In this research stream, we investigate how chasing lights may be used to influence the perceived driving speed. The chase light are implemented as LED stripes mounted on the A-pillar of a vehicle. Another focus of our research is the identification and description of chase light characteristics that modify the effect on perception (e.g., speed or the pattern of the chase light).

The relation between physical speed of a car and perceived driving speed is dependent on a variety of contextual factors. One of these factors is the structure of the scene. Driving on a broad U.S. Highway with five lanes and almost no traffic at 75 mph may not be perceived as very fast. Driving through a narrow Italian alley at the same driving speed may be perceived faster due to the fact that the trees of the alley pass by. A second factor is the contrast of scene. Decreasing contrast, such as fog, may elicit the impression of driving faster. Also luminance, auditory information, or traffic conditions may affect drivers speed perception.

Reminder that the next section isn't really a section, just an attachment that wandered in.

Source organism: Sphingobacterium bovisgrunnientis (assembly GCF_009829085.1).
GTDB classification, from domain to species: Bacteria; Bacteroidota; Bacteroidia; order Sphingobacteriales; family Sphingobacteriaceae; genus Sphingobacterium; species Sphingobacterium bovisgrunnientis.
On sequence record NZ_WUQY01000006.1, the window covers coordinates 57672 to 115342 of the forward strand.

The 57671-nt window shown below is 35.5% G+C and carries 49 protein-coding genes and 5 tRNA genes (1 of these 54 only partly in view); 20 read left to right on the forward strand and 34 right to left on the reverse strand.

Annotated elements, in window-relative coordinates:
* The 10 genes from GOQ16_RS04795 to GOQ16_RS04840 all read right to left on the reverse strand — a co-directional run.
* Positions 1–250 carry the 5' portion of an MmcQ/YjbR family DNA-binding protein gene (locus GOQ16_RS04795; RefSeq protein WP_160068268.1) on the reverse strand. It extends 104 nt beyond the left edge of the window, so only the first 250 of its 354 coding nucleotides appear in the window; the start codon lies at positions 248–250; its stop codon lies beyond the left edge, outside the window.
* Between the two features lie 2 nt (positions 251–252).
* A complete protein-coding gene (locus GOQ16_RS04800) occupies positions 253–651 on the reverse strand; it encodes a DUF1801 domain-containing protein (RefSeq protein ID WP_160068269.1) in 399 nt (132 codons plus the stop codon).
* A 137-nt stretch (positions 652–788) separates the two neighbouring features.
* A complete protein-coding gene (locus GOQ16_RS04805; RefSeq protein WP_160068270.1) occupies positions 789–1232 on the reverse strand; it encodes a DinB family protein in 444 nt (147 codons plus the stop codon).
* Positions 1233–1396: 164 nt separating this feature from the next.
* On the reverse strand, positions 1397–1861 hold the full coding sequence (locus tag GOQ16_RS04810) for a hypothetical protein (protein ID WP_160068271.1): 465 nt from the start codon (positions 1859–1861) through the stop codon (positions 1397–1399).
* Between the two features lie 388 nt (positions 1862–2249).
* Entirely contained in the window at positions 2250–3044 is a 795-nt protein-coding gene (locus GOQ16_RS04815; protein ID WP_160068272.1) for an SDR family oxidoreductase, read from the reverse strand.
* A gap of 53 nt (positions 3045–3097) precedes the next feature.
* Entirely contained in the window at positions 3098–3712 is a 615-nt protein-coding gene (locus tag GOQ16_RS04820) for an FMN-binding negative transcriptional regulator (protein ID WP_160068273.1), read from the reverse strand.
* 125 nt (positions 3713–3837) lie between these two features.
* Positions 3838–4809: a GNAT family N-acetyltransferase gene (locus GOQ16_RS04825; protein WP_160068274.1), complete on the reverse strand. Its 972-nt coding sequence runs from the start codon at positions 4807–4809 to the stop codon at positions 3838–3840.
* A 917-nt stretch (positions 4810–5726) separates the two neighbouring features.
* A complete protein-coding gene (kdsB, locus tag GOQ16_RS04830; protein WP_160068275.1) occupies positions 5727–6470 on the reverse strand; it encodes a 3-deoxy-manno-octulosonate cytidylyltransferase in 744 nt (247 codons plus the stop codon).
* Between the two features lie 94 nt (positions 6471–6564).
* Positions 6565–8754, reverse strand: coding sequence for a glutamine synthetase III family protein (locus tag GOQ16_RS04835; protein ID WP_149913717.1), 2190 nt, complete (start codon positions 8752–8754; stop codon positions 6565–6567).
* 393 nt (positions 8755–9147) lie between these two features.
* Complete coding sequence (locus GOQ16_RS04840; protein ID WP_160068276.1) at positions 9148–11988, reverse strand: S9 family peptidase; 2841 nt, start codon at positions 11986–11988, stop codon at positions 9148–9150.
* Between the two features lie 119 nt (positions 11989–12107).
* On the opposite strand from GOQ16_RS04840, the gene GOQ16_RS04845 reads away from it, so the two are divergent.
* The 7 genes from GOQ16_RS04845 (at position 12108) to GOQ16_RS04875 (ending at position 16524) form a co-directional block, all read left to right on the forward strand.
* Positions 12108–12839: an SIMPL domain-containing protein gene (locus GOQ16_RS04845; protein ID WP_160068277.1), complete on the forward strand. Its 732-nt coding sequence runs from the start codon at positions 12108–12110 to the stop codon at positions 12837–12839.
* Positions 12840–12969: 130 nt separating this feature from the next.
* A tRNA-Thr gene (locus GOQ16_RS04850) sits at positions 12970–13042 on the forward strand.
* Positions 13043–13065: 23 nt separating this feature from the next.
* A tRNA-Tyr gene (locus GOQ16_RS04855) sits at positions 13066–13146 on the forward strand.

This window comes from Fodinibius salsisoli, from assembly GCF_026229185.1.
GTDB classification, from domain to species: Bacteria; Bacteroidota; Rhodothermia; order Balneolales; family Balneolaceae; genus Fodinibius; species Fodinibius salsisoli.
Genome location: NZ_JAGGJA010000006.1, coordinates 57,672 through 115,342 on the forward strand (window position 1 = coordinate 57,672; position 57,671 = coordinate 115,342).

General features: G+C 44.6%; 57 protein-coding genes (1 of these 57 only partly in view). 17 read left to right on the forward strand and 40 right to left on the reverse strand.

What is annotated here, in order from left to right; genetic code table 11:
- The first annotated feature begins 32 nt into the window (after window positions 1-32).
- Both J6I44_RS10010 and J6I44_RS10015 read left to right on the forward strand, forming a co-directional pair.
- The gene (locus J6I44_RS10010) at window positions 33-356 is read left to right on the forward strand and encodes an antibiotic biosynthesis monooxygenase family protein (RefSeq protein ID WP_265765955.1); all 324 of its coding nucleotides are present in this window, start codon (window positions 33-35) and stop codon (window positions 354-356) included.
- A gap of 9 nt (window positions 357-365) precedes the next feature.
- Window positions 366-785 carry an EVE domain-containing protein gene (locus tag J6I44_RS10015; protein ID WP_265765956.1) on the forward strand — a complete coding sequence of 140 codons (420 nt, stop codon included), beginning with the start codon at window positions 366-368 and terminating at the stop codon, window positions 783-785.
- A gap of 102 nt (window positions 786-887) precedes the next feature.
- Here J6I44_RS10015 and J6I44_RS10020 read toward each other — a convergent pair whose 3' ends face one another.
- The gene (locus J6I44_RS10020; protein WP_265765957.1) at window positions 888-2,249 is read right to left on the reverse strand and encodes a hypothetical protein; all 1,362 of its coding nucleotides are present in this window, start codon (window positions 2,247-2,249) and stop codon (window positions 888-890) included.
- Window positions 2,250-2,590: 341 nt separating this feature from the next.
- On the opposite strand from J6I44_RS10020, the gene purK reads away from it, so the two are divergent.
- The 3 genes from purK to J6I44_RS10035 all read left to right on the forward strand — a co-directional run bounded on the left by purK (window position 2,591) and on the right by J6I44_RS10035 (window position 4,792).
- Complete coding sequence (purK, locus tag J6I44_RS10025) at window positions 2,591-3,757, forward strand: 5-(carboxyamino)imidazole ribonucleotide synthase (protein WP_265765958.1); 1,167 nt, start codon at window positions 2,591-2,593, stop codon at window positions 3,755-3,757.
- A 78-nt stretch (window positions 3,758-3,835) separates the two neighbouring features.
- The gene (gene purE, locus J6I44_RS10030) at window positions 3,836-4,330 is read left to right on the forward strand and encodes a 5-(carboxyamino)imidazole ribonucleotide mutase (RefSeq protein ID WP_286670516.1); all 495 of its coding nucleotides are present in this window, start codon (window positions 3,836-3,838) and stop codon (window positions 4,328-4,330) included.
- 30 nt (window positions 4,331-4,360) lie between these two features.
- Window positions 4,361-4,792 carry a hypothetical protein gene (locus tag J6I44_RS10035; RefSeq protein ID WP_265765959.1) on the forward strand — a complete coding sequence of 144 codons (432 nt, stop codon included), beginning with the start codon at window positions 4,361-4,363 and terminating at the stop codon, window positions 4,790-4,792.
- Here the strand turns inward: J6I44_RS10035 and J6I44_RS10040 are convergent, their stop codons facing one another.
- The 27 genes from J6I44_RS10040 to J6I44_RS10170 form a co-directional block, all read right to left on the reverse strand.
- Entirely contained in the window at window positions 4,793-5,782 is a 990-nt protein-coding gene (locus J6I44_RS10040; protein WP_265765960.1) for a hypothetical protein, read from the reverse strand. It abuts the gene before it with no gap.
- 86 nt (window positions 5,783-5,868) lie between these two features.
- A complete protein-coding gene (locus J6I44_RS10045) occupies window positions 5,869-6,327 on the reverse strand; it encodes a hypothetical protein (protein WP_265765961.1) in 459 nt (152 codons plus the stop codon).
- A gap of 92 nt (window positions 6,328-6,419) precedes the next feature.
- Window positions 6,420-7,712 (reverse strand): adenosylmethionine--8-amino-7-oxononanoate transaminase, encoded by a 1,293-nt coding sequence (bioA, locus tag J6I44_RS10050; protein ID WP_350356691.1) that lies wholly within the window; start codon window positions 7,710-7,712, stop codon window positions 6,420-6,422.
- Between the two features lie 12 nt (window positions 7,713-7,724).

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Related Publications

Meschtscherjakov, A., Döttlinger, C., Kaiser, T., & Tscheligi, M. (2020). Chase Lights in the Peripheral View: How the Design of Moving Patterns on an LED Strip Influences the Perception of Speed in an Automotive Context. In CHI 2020 - Proceedings of the 2020 CHI Conference on Human Factors in Computing Systems (pp. 1). Article 3376203 (CHI ’20). Association for Computing Machinery.
Meschtscherjakov, A., Döttlinger, C., Rödel, C., & Tscheligi, M. (2015). ChaseLight: Ambient LED Stripes to Control Driving Speed. In Proceedings of the 7th International Conference on Automotive User Interfaces and Interactive Vehicular Applications